Friday, May 18, 2018

1) Ambaidiru, The coffee pioneer in Papua



2) Freeport McMoRan boss arrives at energy ministry for undisclosed meeting
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1) Ambaidiru, The coffee pioneer in Papua
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Yonas Nusi showing Ambaidiru coffee – Jubi / Hengky Yeimo


Tabloid, Jubi – Saturday, 6 April 2018, legislator Yonas Nusi, who represents Saireri elected area, tells Jubi about the coffee plantations in Ambaidiru, Yapen Islands District.
He said Ambaidiru coffee plantations have existed since the Dutch era in 1959. “Missionaries –known as Zending—from the Netherlands first introduced coffee to the local people. In 1977, the Aimbaidiru community and village cooperatives continued to grow and maintain the plantations, and it lasted until the 2000s,” he said.
Aimbadiru coffee was first introduced to the local community by Zending Bink in 1924. It started widely planted in 1938. So it can be said that Ambaidiru coffee plantation is a pioneer in the development of coffee plantation in Papua.
Ambaidiru is a village located in Kosiwo Sub-district of the Ambai Islands in the south of Yapen Island. With 301.367 m2, it is approximately 4914 inhabitants live in this village. During the Dutch era, Ambaidiru was a centre for the production of robusta coffee, vanilla and vegetables.
“Coffee has a long story in Papua. People should have adequate knowledge to produce a product that can fulfil the market demand,” he said.
Moreover, he said that coffee should get attention as a high value and potential commodity for the Yapen Islands. Therefore the local government must support the local people by providing skills and management training on coffee production. So the Mayor of the Yapen Islands should able to listen to people’s aspiration, because of the source of community income affect the efforts of a community. “I support the provincial government’s efforts, particularly in Yapen Islands, to promote the potential of indigenous people in every sector, principally the economic sector.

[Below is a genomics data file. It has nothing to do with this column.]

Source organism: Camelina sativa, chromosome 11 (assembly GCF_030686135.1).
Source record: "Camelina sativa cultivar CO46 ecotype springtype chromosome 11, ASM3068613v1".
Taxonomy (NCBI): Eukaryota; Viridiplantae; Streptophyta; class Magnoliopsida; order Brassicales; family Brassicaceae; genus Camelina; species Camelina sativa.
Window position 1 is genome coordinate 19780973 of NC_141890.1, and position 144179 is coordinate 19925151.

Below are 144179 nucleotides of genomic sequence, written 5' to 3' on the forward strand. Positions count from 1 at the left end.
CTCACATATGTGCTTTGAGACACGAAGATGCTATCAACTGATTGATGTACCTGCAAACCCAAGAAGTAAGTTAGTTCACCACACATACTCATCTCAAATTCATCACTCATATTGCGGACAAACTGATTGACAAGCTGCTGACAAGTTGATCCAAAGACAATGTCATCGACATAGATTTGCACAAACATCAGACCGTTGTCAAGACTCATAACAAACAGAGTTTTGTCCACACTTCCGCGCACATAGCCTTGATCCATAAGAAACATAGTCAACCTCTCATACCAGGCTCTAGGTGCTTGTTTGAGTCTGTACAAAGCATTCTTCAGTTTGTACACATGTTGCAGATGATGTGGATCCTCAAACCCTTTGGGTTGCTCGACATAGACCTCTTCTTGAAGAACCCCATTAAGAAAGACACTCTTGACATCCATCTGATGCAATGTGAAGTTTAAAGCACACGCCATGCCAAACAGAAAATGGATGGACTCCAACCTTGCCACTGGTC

However, another important is he asked are there among the Ambaidiru young people studying agricultural and plantation? He hopes they can finish their study and return to their village to manage the coffee plantation professionally.
A youth from Yapen Islands Markus Yoseph Imbiri said there are several problems concerning the cultivation of coffee in Ambaidiru Village, namely the low maintenance. “Ambaidiru coffee suffers the problem of increasing the number of coffee production because the trees have planted since the Dutch era,” said Imbiri.
Imbiri, who is also the Chairman of IT Volunteers, said several steps have done to grow the coffee. “People ask the government to provide more seeds to scale up the plantation,” he said.
Imbiri admitted that the government already established some agencies to support the local people. Some NGOs and cooperative named Coffee Agency are also there to help. “Some institutions are still active, but some are not. But the government support to revitalise the coffee plantations is very important,” he added. (*)
 
Reporter: Hengki Yeimo
Editor: Pipit Maizier

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2) Freeport McMoRan boss arrives at energy ministry for undisclosed meeting

Stefanno Reinard Sulaiman The Jakarta Post
Jakarta | Fri, May 18, 2018 | 02:11 pm
Freeport McMoRan president and CEO Richard C. Adkerson arrived at the Energy and Mineral Resources Ministry on Friday at 11:20 a.m. for a meeting with the minister, although details on the meeting were not disclosed.
Freeport McMoRan is the parent company of PT Freeport Indonesia (PTFI), and has long been in talks with the government over its Grasberg copper mine in Papua and divesting 51 percent of PTFI shares as part of the terms of a new mining license.
The ministry’s mineral and coal director general Bambang Gatot Ariyono claimed to have no information on the purpose of the meeting.
"I don't know yet, I was just called to come [to the meeting]," he said, when he was asked about the meeting between Energy and Mineral Resources Minister Ignasius Jonan and Adkerson upon his arrival at the ministry.
Adkerson, who was accompanied by PTFI executive vice president Tony Wenas did not make any comments on the meeting. 
Recently, the ministry issued a ministerial regulation that extended the divestment deadline to 2019 for foreign companies holding a special mining permit (IUPK), which included Freeport.
The extension of the deadline for divestment was stipulated in the Energy and Mineral Resources Ministerial Regulation No. 25/2018.
The regulation stipulates that a holder of a special mining permit (IUPK) and which formerly had a working contract (KK) and has been in production for at least five years since the issuance of Government Regulation No 1/2017 is obliged to divest 51 percent of its stake no later than 2019.
Divestment talks between the government and Freeport have been taking place since early 2017 and the government initially targeted concluding negotiations by the end of 2017. (bbn)

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